History & Culture

Ancient Farming Systems | Ask the Expert

Did ancient civilisations farm differently from us? Did they struggle with issues similar to those we face today? I interviewed Dr Shyama Vermeersch, a zooarchaeological scientist who is working to piece together farming systems of the past to help us strengthen the food systems of today.

What exactly is zooarchaeology? 

As zooarchaeologists, we study animal remains in the context of humans. What this looks like in practice is examining animal bones, teeth, ivory, antlers, horns, and skin. But very importantly, always in context with humans. When we study animal remains, we look for things like butchery traces. We try to figure out if someone took an axe to this animal. Whether they filleted it. We can examine if the animal pulled a cart, or if a bone was broken and healed. All these things tell us about the relationship humans had with animals in the past.

Dr. Shyama Vermeersch cleaning samples in the lab

How do you study ancient farming systems?

I specialise in the development of farming systems, exploring how farming came to be and what roles animals played in ancient farming systems. I try to investigate things like what were these people eating? Why were they eating that? How did they procure it? 

When looking at farming systems, it’s not just animals that are studied. In the past, animal protein was not as big a part of the human diet as it is today. I work together with archaeobotanists who study plants and crops from the past. By examining carbonised plant remains that we find, we can estimate what kind of crops were grown, whether animals were used in growing them, if the crops were used for human consumption or for something else. 

What methods are used to analyse these remains?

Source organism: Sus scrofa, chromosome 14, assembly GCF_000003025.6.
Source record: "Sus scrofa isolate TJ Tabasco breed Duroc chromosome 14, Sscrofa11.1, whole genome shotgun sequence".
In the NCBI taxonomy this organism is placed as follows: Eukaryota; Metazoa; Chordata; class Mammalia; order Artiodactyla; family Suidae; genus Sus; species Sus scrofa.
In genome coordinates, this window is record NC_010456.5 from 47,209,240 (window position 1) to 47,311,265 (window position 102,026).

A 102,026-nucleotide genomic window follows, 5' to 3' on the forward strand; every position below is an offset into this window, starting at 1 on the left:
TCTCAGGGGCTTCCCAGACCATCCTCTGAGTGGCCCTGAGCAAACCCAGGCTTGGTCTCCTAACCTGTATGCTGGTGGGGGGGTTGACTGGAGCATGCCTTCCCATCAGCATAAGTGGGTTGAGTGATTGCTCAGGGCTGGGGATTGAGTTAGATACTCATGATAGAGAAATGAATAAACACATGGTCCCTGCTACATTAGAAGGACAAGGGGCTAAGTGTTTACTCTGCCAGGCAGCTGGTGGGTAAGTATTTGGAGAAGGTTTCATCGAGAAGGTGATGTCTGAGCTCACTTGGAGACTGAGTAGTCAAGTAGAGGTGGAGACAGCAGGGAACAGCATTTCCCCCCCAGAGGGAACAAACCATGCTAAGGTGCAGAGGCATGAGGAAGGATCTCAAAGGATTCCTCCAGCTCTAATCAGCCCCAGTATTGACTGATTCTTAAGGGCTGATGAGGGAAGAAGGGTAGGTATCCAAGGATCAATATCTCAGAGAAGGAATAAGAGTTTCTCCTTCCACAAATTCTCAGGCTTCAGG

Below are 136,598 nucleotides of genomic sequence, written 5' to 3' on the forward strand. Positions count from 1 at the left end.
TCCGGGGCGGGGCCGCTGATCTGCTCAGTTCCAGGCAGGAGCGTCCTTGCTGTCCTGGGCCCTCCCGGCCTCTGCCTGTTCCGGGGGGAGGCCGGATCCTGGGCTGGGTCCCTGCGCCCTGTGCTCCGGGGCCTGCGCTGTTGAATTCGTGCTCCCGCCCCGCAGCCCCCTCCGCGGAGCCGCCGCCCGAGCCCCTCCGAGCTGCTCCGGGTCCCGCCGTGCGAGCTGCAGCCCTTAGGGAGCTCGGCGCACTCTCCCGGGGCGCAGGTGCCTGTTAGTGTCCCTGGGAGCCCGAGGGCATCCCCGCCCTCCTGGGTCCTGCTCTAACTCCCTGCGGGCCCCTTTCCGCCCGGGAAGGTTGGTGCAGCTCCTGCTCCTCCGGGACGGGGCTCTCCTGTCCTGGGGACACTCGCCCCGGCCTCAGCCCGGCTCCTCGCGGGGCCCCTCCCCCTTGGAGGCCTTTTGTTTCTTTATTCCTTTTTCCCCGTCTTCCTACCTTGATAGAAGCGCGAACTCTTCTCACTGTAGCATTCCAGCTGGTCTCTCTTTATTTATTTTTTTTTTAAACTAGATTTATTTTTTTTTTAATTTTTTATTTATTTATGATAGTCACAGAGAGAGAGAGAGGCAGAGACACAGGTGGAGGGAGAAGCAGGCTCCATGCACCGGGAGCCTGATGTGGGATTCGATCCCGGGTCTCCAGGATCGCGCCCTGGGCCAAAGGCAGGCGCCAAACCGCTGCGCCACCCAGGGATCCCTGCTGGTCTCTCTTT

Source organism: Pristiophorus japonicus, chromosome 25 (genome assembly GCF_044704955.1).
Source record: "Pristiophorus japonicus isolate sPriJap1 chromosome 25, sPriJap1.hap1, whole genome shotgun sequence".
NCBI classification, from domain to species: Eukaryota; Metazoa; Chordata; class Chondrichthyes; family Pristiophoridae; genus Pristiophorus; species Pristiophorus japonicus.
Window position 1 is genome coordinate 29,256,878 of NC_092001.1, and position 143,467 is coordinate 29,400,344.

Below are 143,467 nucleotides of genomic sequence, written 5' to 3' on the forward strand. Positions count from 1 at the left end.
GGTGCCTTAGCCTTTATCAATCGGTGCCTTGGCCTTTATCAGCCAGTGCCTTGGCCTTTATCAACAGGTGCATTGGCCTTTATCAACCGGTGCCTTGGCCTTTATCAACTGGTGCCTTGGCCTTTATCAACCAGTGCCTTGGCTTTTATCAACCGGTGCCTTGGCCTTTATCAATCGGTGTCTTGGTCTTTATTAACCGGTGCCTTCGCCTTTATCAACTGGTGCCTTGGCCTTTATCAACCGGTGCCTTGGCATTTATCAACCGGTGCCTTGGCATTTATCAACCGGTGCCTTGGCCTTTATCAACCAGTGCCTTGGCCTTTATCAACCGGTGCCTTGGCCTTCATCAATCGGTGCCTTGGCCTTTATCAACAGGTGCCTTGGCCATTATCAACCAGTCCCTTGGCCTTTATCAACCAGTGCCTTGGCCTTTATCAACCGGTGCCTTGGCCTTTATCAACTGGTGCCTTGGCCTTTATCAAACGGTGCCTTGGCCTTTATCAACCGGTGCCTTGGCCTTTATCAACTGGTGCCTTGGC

We use a method called stable isotope analysis to analyse the different ratios of elements like carbon and nitrogen in these remains. For instance, if plant remains show higher nitrogen content, it probably means they were getting some supplements - like fertilisers to enhance soil. If you have animal remains, their carbon and nitrogen ratios can reflect what kind of feed they consumed during their lifetime. 

The way we divide and use our available agricultural land is often a point of contention. Is this a recent conflict, or has land use always been an issue? 

Nowadays, thanks to factory farming, you have animals in huge numbers and it really is an abnormal situation. We eat three times the amount of meat compared to what we used to even 50 years ago. So, the scale of today’s land use conflict is a new development. Never before in the history of our civilisation have we reared animals in such large numbers. That being said, we have seen these debates in ancient times as well. 

Many ancient civilizations made clear divisions between land that was meant for growing food for people and animals. For example, in ancient Mesopotamia, settlements were built as concentric circles where the outermost rings were reserved for pastures for sheep and goats to graze. The ring within that would be for farms where crops for human consumption and fodder could be grown. This system offered farmers a shorter distance to transport crops - both as food to the centre of the settlement and as fodder to the outer livestock rearing pastures. The close proximity of animal pastures to crop growing areas also allowed farmers to easily transport manure from sheep or goats into the fields where they could be used as fertilisers. 

We also see information about land use in taxation and trade records. For example, there are records from the later Bronze Age indicating that important people like vassals and generals would send out messages to the authorities to inform them about crop failure and consequently, lack of food for people and animals. In situations of scarcity like these, important decisions regarding land use had to be made. 

Did animals help manage domestic food waste in the past?